to take some time; if you can, you should specify a section to reduce the number of
	      pages  that need to be searched.	Search terms may be simple strings (the default),
	      or regular expressions if the --regex option is used.

       -l, --local-file
	      Activate `local' mode.  Format and display local manual files instead of	searching
	      through  the  system's manual collection.  Each manual page argument will be inter-
	      preted as an nroff source file in the correct format.  No cat file is produced.  If
	      '-'  is  listed as one of the arguments, input will be taken from stdin.	When this
	      option is not used, and man fails to find the page required, before displaying  the
	      error message, it attempts to act as if this option was supplied, using the name as
	      a filename and looking for an exact match.

       -w, --where, --location
	      Don't actually display the manual pages, but do print the location(s) of the source
	      nroff files that would be formatted.

       -W, --where-cat, --location-cat
	      Don't  actually  display	the manual pages, but do print the location(s) of the cat
	      files that would be displayed.  If -w and -W are both specified, print  both  sepa-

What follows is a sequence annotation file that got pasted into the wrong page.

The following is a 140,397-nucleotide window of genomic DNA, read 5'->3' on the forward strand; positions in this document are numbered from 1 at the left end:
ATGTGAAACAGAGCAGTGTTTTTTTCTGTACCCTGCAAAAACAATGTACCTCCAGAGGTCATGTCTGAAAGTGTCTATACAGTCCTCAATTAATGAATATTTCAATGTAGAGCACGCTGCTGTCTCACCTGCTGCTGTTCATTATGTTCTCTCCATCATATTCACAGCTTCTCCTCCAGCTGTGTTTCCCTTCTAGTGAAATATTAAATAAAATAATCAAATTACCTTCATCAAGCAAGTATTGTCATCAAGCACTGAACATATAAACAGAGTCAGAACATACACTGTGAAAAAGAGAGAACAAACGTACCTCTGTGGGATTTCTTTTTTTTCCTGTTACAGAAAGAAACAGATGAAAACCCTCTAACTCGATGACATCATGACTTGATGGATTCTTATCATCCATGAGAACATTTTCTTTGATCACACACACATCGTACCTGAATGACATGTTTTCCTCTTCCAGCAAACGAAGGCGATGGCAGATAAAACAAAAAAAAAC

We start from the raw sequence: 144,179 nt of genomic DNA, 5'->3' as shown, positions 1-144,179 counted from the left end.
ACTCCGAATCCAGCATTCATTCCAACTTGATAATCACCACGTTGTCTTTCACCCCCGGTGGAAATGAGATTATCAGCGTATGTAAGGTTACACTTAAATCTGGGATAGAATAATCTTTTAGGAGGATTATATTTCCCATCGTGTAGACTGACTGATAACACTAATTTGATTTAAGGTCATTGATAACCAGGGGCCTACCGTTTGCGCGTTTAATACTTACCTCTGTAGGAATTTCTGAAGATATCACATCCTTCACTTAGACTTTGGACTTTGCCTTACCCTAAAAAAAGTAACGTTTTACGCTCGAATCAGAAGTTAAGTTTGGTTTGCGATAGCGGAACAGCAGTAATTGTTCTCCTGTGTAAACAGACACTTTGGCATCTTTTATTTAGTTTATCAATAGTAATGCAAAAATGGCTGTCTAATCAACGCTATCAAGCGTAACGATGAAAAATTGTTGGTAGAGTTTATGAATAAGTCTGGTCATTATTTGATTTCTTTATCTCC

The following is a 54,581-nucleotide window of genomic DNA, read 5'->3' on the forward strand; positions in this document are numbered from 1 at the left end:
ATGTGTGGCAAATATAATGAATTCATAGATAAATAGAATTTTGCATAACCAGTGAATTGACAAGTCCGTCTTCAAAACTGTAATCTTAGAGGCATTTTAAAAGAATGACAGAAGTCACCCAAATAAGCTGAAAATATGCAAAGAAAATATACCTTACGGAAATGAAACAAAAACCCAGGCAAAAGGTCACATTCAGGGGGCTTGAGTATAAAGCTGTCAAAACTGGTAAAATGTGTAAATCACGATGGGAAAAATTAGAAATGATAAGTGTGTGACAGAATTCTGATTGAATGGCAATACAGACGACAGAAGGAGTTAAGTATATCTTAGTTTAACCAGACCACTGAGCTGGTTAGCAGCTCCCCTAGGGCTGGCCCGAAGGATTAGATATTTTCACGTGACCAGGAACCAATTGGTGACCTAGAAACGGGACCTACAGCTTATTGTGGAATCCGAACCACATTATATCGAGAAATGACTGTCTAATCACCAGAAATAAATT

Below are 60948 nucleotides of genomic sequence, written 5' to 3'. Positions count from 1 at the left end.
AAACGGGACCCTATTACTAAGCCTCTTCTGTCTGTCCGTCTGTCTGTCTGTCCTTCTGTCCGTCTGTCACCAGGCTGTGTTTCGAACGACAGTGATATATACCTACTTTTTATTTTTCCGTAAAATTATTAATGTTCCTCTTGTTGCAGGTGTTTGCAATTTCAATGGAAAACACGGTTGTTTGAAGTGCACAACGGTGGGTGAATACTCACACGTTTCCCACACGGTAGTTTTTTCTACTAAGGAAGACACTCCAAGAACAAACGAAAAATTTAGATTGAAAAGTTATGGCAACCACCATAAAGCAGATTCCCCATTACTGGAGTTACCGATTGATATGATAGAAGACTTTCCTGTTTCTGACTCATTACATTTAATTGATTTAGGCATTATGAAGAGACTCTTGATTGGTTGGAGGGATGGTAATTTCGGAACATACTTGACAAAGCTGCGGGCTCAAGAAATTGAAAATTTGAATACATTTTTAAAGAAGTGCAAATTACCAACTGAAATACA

rated by a space.

       -c, --catman
	      This option is not for general use and should only be used by the catman program.

       -R encoding, --recode=encoding
	      Instead of formatting the manual page in the usual way, output its source converted
	      to the specified encoding.  If you already know the encoding of  the  source  file,
	      you  can	also use manconv(1) directly.  However, this option allows you to convert
	      several manual pages to a single encoding without having to  explicitly  state  the
	      encoding	of each, provided that they were already installed in a structure similar
	      to a manual page hierarchy.

   Finding manual pages
       -L locale, --locale=locale
	      man will normally determine your current locale by a call to the C function  setlo-
	      cale(3)  which  interrogates  various  environment  variables,  possibly	including
	      $LC_MESSAGES and $LANG.  To temporarily override the  determined	value,	use  this
	      option  to  supply  a  locale  string  directly to man.  Note that it will not take
	      effect until the search for pages actually begins.  Output such as the help message
	      will always be displayed in the initially determined locale.

       -m system[,...], --systems=system[,...]